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Family seeks answers in woman's death after she visited dental clinic


CTVNews.ca Staff
Published Friday, November 21, 2014 11:11PM EST
Last Updated Friday, November 21, 2014 11:26PM EST A Toronto woman’s mysterious death last year is raising questions about a little-known loophole that allows hospitals to withhold internal review information from families and the public.
Pamela Minocha, 33, visited a dental clinic last year with a toothache. She was prescribed antibiotics for an abscess, but began vomiting shortly after taking them and was transported by ambulance to St. Joseph’s Health Centre in Toronto.
St. Joseph’s staff reassured Minocha’s parents in Calgary that she would be fine. But by the time they were on a plane to see her, she was dead.


An autopsy suggested Minocha had an allergic reaction to the antibiotic. However, the family told CTV News that they haven’t been able to see the results of the hospital’s review of the incident.
Patient advocate Natalie Mehra, of the Ontario Health Coalition, said information about Minocha’s death is protected under the Quality of Care Information Protection Act (QCIPA) which Mehra says allows hospitals to keep the results of internal investigations a secret -- providing a potential shield for healthcare workers.
“It could be anything really,” Mehra said. “But the bottom line is it enables hospitals to hide that information from families and anybody.”
QCIPA is a discretionary measure that hospitals can use to trump all other legislation, including freedom-of-information law, and allow Ontario hospitals to hide the results of critical care investigations from families, the public and even coroners.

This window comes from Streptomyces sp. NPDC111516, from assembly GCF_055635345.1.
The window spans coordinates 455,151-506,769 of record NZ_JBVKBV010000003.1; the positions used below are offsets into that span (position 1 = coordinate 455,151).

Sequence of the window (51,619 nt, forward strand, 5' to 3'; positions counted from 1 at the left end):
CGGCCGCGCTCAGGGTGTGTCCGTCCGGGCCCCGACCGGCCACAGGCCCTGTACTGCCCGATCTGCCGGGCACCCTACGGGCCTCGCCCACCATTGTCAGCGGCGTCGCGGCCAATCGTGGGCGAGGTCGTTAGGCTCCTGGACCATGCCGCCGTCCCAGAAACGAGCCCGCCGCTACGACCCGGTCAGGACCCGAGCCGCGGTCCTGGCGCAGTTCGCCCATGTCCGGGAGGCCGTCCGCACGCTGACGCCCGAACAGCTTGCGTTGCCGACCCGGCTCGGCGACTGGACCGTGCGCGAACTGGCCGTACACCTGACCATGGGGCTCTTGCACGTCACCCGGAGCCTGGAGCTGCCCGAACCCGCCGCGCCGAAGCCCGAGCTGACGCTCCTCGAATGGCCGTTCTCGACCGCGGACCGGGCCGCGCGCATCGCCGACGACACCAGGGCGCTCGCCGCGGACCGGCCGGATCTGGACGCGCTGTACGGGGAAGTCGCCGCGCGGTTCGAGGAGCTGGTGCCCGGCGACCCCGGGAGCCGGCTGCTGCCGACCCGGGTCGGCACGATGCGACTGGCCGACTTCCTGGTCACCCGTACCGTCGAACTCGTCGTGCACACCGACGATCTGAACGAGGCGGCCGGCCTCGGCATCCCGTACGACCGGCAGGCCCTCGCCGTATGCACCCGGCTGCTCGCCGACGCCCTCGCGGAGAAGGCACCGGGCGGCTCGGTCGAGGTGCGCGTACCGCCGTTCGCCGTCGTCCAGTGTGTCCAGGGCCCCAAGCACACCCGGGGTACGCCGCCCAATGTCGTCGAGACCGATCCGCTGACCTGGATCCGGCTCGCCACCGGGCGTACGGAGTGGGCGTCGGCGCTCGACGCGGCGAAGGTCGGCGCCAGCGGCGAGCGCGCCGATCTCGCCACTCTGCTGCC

In a statement, officials at St. Joseph's Health Centre in Toronto wrote: “Every effort has been made to address the family’s questions and concerns.”
The family disagrees. Minocha’s brother Arvin believes that information provided by the hospital has been too little -- and too late.
“And then the coroner is saying, ‘We don’t know why your sister died,’” he said. “And this will take four to six months -- and we are in month 16 now,” he told CTV News Toronto.
In July, Ontario’s Ministry of Health launched a review of the QCIPA which it hopes will be completed by the end of the year.
Meanwhile, Minocha’s family says they will keep asking questions until they get some answers to make sure others don’t suffer the same fate.
“No one should have to deal with this,” Arvin Minocha said.

Read more: Family seeks answers in woman's death after she visited dental clinic | CTV News

QCIPA, that one's news to me. Quality Care Information Protection Act, seems like if there was quality to the care the information wouldn't need to be protected, doesn't it? Doesn't seem right.